Development of Strategic Action Plan (SAP)

This indicator reports on whether the project/region has developed and adopted a regional SAP and if the SAP priorities are reflected in agreed National Action Plans.


Proportion of Countries that have adopted the SAP

This reports the proportion of countries that have formally approved and adopted the SAP. Ideally this adoption is at the highest level possible within national administrations.


Proportion of countries that are implementing specific measures from the SAP (i.e. adopted national policies, laws, budgeted plans)

From the agreed SAP how many countries are implementing all or some of the measures identified? This indicators is looking for practical steps to address the root causes through the SAP with changes of policies, strengthening national institutions, enforcement etc. with a identified (and budgeted) resources.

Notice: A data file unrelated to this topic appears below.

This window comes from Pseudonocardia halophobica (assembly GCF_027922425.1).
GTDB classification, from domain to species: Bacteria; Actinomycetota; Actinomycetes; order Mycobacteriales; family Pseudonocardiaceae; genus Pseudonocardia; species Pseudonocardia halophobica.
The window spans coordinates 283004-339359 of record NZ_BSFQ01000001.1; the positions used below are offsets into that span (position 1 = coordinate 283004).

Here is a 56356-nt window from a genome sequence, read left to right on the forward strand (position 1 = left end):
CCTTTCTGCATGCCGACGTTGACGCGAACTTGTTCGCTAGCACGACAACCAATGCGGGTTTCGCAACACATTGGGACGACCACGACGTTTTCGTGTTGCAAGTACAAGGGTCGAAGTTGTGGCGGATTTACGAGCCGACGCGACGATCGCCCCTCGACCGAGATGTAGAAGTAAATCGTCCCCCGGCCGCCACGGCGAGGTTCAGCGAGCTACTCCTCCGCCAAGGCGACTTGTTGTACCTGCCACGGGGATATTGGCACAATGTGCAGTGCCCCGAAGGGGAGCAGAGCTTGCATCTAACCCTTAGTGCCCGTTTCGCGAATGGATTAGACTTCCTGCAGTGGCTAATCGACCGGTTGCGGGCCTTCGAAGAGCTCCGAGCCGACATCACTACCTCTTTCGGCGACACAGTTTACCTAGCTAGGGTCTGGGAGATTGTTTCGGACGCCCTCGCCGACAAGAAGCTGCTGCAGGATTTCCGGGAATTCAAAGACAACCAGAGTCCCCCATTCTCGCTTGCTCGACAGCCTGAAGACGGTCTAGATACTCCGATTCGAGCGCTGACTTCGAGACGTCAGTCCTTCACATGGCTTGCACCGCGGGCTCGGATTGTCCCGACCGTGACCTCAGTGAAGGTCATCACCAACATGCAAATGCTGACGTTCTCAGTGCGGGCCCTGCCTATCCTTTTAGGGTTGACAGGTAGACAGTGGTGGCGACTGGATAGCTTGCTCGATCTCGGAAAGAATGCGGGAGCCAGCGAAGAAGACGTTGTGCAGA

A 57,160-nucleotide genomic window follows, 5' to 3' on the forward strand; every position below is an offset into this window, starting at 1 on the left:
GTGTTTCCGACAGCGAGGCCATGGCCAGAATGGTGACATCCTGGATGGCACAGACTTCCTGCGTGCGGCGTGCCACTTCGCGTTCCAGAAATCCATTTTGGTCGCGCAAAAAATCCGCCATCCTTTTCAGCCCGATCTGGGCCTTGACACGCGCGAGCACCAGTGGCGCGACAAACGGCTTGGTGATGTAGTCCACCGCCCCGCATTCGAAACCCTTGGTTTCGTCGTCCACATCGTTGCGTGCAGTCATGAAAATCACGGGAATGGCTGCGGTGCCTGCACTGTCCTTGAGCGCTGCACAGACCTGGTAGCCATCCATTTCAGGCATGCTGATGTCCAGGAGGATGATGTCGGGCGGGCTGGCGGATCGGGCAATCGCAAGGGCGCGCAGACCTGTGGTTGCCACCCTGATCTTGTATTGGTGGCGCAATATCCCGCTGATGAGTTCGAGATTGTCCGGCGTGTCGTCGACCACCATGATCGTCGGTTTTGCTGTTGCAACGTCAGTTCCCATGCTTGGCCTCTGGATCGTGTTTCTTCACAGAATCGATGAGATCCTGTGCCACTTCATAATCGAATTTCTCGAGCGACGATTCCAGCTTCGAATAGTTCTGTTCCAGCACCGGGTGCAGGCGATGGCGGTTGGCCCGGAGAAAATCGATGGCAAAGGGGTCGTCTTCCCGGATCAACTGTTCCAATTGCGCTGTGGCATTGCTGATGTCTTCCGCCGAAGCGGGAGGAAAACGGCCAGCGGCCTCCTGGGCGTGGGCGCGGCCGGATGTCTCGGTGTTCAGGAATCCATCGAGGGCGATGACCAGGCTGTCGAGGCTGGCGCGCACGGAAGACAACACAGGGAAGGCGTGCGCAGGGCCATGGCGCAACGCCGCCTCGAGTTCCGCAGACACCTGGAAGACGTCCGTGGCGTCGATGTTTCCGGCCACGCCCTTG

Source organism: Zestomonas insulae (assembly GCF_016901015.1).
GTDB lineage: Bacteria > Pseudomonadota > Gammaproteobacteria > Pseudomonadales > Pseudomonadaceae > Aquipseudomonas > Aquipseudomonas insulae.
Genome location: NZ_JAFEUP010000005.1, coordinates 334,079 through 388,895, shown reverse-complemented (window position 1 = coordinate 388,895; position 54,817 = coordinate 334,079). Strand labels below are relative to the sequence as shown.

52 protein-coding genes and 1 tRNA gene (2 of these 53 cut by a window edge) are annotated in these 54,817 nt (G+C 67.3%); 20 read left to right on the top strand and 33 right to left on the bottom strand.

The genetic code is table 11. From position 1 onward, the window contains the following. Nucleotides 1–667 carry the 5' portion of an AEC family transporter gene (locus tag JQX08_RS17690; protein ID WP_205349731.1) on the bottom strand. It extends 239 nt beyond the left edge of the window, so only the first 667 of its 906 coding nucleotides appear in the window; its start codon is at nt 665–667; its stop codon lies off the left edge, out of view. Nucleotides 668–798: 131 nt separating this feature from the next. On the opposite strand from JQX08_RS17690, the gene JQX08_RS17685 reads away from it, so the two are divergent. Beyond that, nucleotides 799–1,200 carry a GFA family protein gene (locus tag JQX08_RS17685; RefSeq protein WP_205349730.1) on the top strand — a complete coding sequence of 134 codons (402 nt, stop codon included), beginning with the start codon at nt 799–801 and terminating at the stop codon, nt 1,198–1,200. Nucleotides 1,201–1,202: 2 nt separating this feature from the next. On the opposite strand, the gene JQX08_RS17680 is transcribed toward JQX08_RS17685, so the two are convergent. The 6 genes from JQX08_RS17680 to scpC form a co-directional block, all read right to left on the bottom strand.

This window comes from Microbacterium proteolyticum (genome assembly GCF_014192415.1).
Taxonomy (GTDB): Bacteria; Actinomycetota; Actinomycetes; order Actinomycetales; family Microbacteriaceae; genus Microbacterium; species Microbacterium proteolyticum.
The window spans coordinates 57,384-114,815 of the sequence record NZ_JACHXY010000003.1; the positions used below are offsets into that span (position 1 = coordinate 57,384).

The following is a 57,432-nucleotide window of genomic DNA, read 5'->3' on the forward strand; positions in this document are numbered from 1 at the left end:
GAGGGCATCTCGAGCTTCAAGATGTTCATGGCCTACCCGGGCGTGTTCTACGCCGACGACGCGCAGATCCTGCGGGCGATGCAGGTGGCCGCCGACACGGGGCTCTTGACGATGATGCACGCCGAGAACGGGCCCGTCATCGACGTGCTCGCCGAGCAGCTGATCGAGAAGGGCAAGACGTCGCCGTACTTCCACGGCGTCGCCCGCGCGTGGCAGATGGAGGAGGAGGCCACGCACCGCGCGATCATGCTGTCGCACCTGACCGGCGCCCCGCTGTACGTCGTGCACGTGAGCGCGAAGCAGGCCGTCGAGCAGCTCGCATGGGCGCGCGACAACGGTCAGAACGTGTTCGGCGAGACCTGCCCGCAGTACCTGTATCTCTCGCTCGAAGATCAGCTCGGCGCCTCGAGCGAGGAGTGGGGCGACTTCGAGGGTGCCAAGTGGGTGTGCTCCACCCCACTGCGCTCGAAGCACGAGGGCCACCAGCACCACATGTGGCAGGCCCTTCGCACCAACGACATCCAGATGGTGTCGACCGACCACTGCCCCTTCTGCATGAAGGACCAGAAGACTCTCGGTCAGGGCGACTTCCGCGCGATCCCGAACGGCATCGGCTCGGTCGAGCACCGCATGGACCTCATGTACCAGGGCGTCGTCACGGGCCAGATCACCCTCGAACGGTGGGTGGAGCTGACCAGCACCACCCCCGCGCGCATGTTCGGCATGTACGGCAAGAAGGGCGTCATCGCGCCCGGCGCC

Incorporation of (SAP, etc.) priorities with clear commitments and time frames into CAS, PRSPs, UN Frameworks, UNDAF, key agency strategic documents including financial commitments and time frames, etc

This indicator is seeking information of the incorporation of key outputs from the SAP (for example) into UN (and other) strategies for the region and if there are clear financial commitments to resources these.



What should be reported/Explanation


Are there mechanisms in place to produce a monitoring report on stress reduction measures?

This indicator establishes if the project (or other body) has a means to record the regional implementation of stress reduction measures (including means to quantify the stress reduction, e.g. in terms of kg/N reduced per year) and if this monitoring is sustainable post-project to assess longer-term implementation of measures.